The documents do contain the names of some known former prisoners, like Moazzam Begg and Feroz Ali Abbasi, both British citizens. A handwritten note shows Abbasi pleading for prisoner-of-war status.
Most of the Guantanamo Bay hearings were held to determine whether the detainees were "enemy combatants." That classification, Bush administration lawyers say, deprives the detainees of Geneva Convention prisoner-of-war protections and allows them to be held indefinitely without charges.
Documents released last year -- also because of a Freedom of Information Act lawsuit by the AP -- included transcripts of 317 hearings, but had the detainees' names and nationalities blacked out. The current documents are the same ones -- this time, uncensored.
A U.S. military spokesman in Guantanamo Bay said the Pentagon was uneasy about handing over the transcripts.
"Personal information on detainees was withheld solely to protect detainee privacy and for their own security," said Lt. Cmdr. Chito Peppler. He said the Defense Department remains concerned that the disclosure "could result in retribution or harm to the detainees or their families."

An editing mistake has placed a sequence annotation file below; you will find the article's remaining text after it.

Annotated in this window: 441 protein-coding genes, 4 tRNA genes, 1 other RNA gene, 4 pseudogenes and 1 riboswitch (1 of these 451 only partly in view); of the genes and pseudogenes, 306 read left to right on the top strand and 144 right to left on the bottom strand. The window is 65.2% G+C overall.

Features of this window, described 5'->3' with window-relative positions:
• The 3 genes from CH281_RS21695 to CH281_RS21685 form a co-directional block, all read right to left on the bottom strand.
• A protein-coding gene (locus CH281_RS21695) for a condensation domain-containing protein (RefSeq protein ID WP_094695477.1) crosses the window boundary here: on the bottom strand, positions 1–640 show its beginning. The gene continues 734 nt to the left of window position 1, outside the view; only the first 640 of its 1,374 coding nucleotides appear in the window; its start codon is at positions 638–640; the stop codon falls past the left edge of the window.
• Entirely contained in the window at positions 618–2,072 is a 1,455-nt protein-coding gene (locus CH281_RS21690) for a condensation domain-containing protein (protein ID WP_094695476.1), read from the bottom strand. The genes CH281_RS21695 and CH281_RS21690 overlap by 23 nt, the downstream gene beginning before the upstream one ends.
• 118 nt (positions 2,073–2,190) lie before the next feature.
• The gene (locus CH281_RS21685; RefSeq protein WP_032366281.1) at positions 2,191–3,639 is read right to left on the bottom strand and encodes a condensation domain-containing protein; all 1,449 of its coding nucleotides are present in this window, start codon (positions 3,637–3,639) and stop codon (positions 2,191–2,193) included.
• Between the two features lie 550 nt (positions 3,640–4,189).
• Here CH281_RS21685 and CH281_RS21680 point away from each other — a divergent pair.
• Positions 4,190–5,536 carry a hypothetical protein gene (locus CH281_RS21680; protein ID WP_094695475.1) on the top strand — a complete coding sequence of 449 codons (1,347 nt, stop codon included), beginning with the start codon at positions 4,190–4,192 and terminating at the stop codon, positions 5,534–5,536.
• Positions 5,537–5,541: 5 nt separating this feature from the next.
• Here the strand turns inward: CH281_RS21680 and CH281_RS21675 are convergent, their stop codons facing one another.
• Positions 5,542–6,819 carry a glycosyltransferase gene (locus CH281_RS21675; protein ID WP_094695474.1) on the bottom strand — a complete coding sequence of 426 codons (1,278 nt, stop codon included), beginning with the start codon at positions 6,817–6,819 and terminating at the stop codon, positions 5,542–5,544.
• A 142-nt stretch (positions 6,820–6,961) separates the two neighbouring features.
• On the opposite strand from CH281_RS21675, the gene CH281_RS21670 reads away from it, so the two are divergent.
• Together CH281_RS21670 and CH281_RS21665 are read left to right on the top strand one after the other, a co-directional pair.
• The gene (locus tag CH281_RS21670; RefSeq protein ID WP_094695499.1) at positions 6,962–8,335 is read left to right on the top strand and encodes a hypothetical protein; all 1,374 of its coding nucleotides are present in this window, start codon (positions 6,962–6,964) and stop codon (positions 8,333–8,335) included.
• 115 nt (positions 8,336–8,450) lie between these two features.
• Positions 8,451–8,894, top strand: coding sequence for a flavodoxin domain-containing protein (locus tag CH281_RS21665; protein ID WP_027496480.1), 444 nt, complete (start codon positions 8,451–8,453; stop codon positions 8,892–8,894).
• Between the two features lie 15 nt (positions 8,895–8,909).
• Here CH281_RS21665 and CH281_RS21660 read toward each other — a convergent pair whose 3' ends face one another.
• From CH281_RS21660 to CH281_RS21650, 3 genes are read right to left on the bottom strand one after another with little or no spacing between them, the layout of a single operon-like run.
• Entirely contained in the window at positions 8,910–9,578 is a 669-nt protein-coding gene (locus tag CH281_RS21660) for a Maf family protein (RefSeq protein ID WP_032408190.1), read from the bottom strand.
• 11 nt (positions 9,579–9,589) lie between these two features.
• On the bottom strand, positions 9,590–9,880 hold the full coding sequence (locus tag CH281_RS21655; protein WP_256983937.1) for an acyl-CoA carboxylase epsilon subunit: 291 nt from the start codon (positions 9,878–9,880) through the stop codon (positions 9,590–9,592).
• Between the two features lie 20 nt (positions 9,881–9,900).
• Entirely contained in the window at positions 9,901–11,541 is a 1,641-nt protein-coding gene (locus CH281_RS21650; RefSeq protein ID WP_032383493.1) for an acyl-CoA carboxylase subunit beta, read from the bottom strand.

Buz Eisenberg, a lawyer for a detainee, said he hopes the uncensored documents can help clear his client.
"We have been trying to litigate a case without ever knowing what the allegations were that the government claimed justified his continued detention," Eisenberg said. "Thanks to the AP's successful lawsuit, we're looking forward to receiving that evidence so that we can properly prepare our client's substantive case in court."
Eisenberg did not want to name his client because he had not asked the man for permission.
Insight into Afghanistan’s insurgency
The documents should shed light on the scope of an insurgency still battling U.S. troops in Afghanistan, in part by detailing how Muslims from many countries wound up fighting alongside the Taliban there.
Abdul Gappher, an ethnic Uighur, says he traveled from China to Afghanistan, passing through Pakistan and Kyrgyzstan, in June 2001 to "get some training to fight back against the Chinese government." But he denied doing anything against the United States. He was captured in Pakistan, and said Pakistani police officers "sold us to the U.S. government."
U.S. District Judge Jed S. Rakoff of New York ruled in favor of the AP last week, a major development in a protracted legal battle. In the ongoing litigation, the AP has also asked the Pentagon to release a complete list of all detainees ever held at the prison on a U.S. Navy base in eastern Cuba.